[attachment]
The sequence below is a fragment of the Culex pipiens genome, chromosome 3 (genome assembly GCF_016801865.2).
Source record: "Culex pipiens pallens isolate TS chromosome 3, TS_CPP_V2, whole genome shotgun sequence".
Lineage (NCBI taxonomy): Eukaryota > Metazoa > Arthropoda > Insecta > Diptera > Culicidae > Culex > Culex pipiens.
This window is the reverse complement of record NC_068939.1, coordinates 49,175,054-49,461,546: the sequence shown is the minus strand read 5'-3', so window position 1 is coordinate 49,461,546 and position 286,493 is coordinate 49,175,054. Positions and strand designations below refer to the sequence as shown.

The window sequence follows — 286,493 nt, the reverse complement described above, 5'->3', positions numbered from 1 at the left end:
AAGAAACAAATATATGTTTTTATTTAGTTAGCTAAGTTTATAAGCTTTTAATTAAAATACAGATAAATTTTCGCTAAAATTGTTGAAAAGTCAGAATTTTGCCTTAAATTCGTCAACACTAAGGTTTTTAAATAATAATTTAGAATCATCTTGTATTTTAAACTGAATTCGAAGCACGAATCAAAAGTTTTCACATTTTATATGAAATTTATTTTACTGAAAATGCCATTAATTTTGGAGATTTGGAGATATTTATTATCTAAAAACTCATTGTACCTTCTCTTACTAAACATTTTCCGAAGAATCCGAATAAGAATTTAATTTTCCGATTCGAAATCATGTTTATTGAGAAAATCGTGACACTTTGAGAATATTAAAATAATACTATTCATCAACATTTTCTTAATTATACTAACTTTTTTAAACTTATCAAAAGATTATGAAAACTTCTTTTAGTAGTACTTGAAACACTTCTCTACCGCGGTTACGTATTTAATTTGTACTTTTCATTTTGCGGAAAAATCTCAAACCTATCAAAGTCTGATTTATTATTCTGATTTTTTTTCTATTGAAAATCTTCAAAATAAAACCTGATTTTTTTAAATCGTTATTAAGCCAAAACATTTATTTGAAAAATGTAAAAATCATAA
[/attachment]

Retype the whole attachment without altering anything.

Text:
The sequence below is a fragment of the Culex pipiens genome, chromosome 3 (genome assembly GCF_016801865.2).
Source record: "Culex pipiens pallens isolate TS chromosome 3, TS_CPP_V2, whole genome shotgun sequence".
Lineage (NCBI taxonomy): Eukaryota > Metazoa > Arthropoda > Insecta > Diptera > Culicidae > Culex > Culex pipiens.
This window is the reverse complement of record NC_068939.1, coordinates 49,175,054-49,461,546: the sequence shown is the minus strand read 5'-3', so window position 1 is coordinate 49,461,546 and position 286,493 is coordinate 49,175,054. Positions and strand designations below refer to the sequence as shown.

The window sequence follows — 286,493 nt, the reverse complement described above, 5'->3', positions numbered from 1 at the left end:
AAGAAACAAATATATGTTTTTATTTAGTTAGCTAAGTTTATAAGCTTTTAATTAAAATACAGATAAATTTTCGCTAAAATTGTTGAAAAGTCAGAATTTTGCCTTAAATTCGTCAACACTAAGGTTTTTAAATAATAATTTAGAATCATCTTGTATTTTAAACTGAATTCGAAGCACGAATCAAAAGTTTTCACATTTTATATGAAATTTATTTTACTGAAAATGCCATTAATTTTGGAGATTTGGAGATATTTATTATCTAAAAACTCATTGTACCTTCTCTTACTAAACATTTTCCGAAGAATCCGAATAAGAATTTAATTTTCCGATTCGAAATCATGTTTATTGAGAAAATCGTGACACTTTGAGAATATTAAAATAATACTATTCATCAACATTTTCTTAATTATACTAACTTTTTTAAACTTATCAAAAGATTATGAAAACTTCTTTTAGTAGTACTTGAAACACTTCTCTACCGCGGTTACGTATTTAATTTGTACTTTTCATTTTGCGGAAAAATCTCAAACCTATCAAAGTCTGATTTATTATTCTGATTTTTTTTCTATTGAAAATCTTCAAAATAAAACCTGATTTTTTTAAATCGTTATTAAGCCAAAACATTTATTTGAAAAATGTAAAAATCATAA